I am in favour of philanthropy too. One of our activities that we are pleased with of the last year is that we organized the China Development Marketplace where we gave out small grants to Chinese NGOs working around the country on social and environmental issues and we raised a little bit of private money for that. It was, frankly, hard, philanthropy is relatively new. It may have existed a hundred years ago, I do not honestly know, but it certainly did not exist much in socialist China. So I think it’s new and I think private philanthropy has an important role in helping societies function well.
I sometimes feel that China is keen to emphasise philanthropy because it does not want to tax the nouveau riche—because they are a very powerful, emerging elite.
I don’t honestly have a strong view on what the elite thinks about the tax system. I am, on a related issue, concerned about a reluctance to price and tax gasoline appropriately in this country—and there I do think there is a middle-class developing that becomes used to driving automobiles and they like having subsidized gasoline and I think that’s also part of the tax system.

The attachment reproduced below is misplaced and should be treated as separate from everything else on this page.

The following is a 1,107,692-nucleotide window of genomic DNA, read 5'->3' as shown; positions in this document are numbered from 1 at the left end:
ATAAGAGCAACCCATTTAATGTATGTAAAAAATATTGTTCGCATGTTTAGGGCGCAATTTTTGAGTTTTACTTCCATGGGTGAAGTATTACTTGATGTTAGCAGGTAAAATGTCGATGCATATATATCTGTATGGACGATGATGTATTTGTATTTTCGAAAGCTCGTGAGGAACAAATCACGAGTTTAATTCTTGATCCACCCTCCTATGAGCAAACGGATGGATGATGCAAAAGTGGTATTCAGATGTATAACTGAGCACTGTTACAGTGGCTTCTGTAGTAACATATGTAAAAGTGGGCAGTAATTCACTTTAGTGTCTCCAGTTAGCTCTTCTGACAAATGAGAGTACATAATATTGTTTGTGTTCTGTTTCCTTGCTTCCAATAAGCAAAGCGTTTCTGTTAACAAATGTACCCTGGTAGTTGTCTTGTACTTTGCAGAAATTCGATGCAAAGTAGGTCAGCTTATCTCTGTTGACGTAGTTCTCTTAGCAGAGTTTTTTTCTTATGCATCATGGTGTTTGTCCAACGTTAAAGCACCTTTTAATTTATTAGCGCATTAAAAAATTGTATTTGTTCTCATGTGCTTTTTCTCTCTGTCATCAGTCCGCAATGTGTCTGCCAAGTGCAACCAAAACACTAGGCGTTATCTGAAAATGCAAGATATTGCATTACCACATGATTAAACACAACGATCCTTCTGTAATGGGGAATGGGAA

Having some kind of substantial tax on gasoline is what I think of as a win-win-win policy. There is plenty of evidence that if you raise the price of gasoline people respond by driving less or buying more fuel-efficient cars so you will use less petroleum than you would otherwise. So it would help China deal with this concern about global supplies of petroleum, which are increasingly scarce. It would deal with environmental problems, it would make the environmental situation better than it would otherwise be and frankly you would mostly be taxing relatively well-off people and you could put money in public transport and other things that would benefit the larger public. So I call it win-win-win.
The same arguments, of course, hold entirely true for the United States where the Ford motor company markets SUVs that do 14 miles to the gallon and gasoline is very cheap.
I happen to be a US citizen, I’m a big advocate of very steep taxation on automobiles. I used to ride my bike to work when I lived in Washington. Here I would be scared to ride my bike to work, I mean it’s a less friendly environment for cyclists. But I am an advocate of steep taxation of energy products and investing in public transportation, bike lanes, things like that.
Going back to the corporate tax. It seems to me that what you are suggesting is obvious: unify it at a rate that is average for the region, that seems to be obvious. So what’s the reluctance here? Is it because China is so keen to get the foreign investors coming in still?